Indiana’s relationship with Gen Con faces a rocky future in wake of state’s abortion ban
“Passage of Senate Bill 1… will make it more difficult for us to remain committed to Indiana for our long-term home.”
Gen Con 2022 is in the rearview mirror after bringing a reported 50,000 attendees to Indianapolis, Indiana last weekend for the annual tabletop RPG and board game convention. But a sweeping abortion ban in the state has threatened future conventions and already led some vendors and publishers to back out.
Gen Con’s 5-day gathering was already marred by several incidents, including a harassment campaign and the fact that the very much not over COVID-19 pandemic poses a significant health risk despite mask and vaccine mandates in place. The most looming cloud proved to be the state’s almost-complete abortion ban signed into law on August 5th, just as Gen Con was opening its doors to the public.
As reported by Indiana Public Media, Indiana governor Eric Holcomb signed Senate Bill 1 into law on August 5th soon after the state’s senate voted 28-19 to pass full prohibition on abortion at any stage of a pregnancy, barring some rare exceptions.Gen Con’s President, David Hoppe, made a statement ahead of the bill’s passing that such legislation would call the convention’s relationship with Indiana into serious question.
“Passage of Senate Bill 1 will have an impact on our stakeholders and attendees and will make it more difficult for us to remain committed to Indiana for our long-term home,” Hoppe said. “We are committed here through 2026. We do have to think about what that means beyond that and, of course, we would have to look at what that means for the period up until that time.”
Polygon reported that Gen Con brought $74.6 million into the city of Indianapolis in 2019, one of the largest turnouts for the convention, ranking it within the top three money-making events since it began hosting the gathering there in 2003. The revenue brought in on the back of attendees, vendors and other patrons would constitute a 10% loss to the piece of the economic pie that all conventions bring in.
Gen Con further stated its intent in a pair of tweets on August 3rd, reiterating that the law affects not only the people who live in Indiana but the staff who work the convention and the community surrounding the event, both in person and online. The company has not made any direct actions towards moving away from Indianapolis. As Hoppe said, Gen Con is contractually locked to the city for another four years. But it’s clear the subject is being raised internally, which is likely enough to make businesses and elected officials sweat the potential loss.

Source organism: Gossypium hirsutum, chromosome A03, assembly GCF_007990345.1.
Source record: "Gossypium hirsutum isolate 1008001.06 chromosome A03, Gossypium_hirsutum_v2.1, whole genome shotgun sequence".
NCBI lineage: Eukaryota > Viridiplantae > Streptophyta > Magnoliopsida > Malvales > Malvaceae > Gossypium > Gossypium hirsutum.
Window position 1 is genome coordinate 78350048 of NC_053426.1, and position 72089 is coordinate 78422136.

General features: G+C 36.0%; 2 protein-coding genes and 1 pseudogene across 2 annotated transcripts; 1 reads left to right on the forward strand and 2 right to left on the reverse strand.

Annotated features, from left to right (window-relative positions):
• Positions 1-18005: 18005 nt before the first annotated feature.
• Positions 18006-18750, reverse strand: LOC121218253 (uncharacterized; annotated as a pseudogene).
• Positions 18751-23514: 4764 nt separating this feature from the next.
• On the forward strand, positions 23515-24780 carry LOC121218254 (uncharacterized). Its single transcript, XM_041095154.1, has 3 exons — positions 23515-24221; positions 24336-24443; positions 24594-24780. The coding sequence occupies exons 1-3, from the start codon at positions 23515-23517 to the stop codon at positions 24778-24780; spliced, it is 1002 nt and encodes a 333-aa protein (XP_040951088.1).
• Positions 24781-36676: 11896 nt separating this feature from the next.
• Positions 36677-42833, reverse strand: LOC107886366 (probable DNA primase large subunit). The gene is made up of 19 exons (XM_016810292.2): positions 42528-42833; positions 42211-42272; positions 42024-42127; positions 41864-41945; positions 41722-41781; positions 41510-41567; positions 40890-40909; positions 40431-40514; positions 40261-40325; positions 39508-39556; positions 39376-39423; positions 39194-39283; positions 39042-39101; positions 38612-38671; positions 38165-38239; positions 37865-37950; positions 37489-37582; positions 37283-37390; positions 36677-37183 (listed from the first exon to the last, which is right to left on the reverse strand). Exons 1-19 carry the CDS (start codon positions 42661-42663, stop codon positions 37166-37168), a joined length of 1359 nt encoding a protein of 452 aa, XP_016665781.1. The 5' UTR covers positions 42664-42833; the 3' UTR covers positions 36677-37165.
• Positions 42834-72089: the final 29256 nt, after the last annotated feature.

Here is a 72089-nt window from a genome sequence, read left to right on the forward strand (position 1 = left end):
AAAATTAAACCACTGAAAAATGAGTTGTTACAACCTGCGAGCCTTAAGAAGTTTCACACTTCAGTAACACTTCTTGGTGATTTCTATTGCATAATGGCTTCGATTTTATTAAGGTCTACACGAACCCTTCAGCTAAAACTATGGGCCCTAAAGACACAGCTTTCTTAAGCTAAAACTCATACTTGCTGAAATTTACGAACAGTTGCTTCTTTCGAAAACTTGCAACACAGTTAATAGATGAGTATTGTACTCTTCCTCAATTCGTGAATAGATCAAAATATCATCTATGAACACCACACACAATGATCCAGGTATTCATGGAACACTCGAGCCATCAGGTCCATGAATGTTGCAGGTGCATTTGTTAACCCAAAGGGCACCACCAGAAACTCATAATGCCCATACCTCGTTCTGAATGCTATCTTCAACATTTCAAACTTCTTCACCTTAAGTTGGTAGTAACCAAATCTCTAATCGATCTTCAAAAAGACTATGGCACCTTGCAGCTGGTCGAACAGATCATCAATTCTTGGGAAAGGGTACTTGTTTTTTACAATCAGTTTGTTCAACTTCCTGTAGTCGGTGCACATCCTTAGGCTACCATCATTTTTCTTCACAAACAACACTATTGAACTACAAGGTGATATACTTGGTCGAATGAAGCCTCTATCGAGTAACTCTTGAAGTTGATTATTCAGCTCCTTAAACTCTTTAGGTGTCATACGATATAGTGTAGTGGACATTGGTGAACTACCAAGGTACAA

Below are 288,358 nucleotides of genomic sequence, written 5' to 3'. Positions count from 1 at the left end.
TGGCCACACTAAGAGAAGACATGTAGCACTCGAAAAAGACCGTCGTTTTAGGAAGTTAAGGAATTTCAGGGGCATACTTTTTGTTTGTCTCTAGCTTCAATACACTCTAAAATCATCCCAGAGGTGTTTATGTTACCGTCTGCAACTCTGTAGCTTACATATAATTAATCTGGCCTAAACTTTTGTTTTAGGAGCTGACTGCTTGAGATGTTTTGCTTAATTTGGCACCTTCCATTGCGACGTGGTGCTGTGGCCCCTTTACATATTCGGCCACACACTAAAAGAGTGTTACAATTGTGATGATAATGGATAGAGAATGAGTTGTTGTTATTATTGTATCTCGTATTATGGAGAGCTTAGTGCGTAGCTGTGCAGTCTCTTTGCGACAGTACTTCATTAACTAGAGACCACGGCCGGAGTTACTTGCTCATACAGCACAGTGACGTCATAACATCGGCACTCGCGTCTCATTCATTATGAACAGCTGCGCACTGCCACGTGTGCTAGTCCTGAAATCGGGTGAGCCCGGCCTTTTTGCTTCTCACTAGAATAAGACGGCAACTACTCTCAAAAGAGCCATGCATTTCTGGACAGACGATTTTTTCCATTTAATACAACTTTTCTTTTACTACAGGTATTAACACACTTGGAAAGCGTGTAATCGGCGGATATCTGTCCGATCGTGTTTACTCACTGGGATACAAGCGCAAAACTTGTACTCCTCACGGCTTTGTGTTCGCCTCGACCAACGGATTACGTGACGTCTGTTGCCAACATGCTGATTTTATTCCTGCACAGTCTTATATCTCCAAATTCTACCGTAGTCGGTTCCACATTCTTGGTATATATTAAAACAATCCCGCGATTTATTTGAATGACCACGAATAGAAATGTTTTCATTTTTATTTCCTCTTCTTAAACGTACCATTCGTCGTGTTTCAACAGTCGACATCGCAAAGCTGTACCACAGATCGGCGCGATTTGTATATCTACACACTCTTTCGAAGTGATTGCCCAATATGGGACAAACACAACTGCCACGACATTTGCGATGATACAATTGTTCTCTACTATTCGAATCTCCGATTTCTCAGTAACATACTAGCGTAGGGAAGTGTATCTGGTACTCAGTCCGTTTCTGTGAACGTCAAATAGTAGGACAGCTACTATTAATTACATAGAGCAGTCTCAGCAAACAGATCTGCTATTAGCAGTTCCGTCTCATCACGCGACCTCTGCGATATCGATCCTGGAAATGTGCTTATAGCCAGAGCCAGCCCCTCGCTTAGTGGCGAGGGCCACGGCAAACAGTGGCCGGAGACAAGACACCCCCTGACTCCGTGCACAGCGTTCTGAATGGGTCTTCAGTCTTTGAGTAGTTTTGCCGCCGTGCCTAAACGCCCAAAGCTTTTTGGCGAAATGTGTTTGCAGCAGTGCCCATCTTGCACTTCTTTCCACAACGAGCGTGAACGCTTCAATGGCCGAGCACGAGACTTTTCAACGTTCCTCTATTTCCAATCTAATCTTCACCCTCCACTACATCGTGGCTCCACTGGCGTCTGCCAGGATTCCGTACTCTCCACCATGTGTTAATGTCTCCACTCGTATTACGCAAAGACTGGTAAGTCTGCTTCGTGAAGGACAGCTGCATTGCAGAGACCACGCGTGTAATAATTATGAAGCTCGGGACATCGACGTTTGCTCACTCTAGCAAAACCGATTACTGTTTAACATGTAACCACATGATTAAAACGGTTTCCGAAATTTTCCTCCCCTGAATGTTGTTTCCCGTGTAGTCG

We at Gen Con believe in the right to autonomy over our bodies and the right to choose. Reproductive rights are human rights. Like many of you, we are hurt, angry, and frustrated by recent events, including the recent advancement of SB1 by the Indiana General Assembly. 1/2— Gen Con (@Gen_Con) August 3, 2022
Several designers and convention vendors joined Gen Con in raising their opposition to Senate Bill 1, such as the creators of indigenous science fantasy RPG Coyote & Crow - they disavowed ever purchasing booth space while Indiana’s abortion laws remained in place. Lone Shark Games, a design studio responsible for the Apocrypha Adventure Card Game and Thornwatch, pulled out of Gen Con on August 1st after it became clear that Indiana’s senate would pass the anti-abortion bill with little pushback.
“With this latest decision, Lone Shark Games and its staff are not comfortable supporting the state of Indiana with our presence, so we have made the decision not to attend this year’s Gen Con,” the statement reads. “Though we are sorry to miss our friends and our fans, we feel it is important to not even tacitly support those who would rob people of their basic human right to bodily autonomy and medical privacy.”
Applying this kind of economic pressure can lead to results. In fact, Gen Con already succeeded with this strategy in 2015 when, as Polygon writes, the convention threatened to move its business elsewhere over the anti-LGBTQ+ legislation colloquially known as the “religious freedom bill”. Indiana’s senate eventually pushed through a version with steep modifications to the would-be protections for business owners to deny service to same-sex partners. Whether Gen Con will follow suit now is unclear, but its statement and continued pressure from designers and businesses could be the first salvo in a nasty fiscal battle.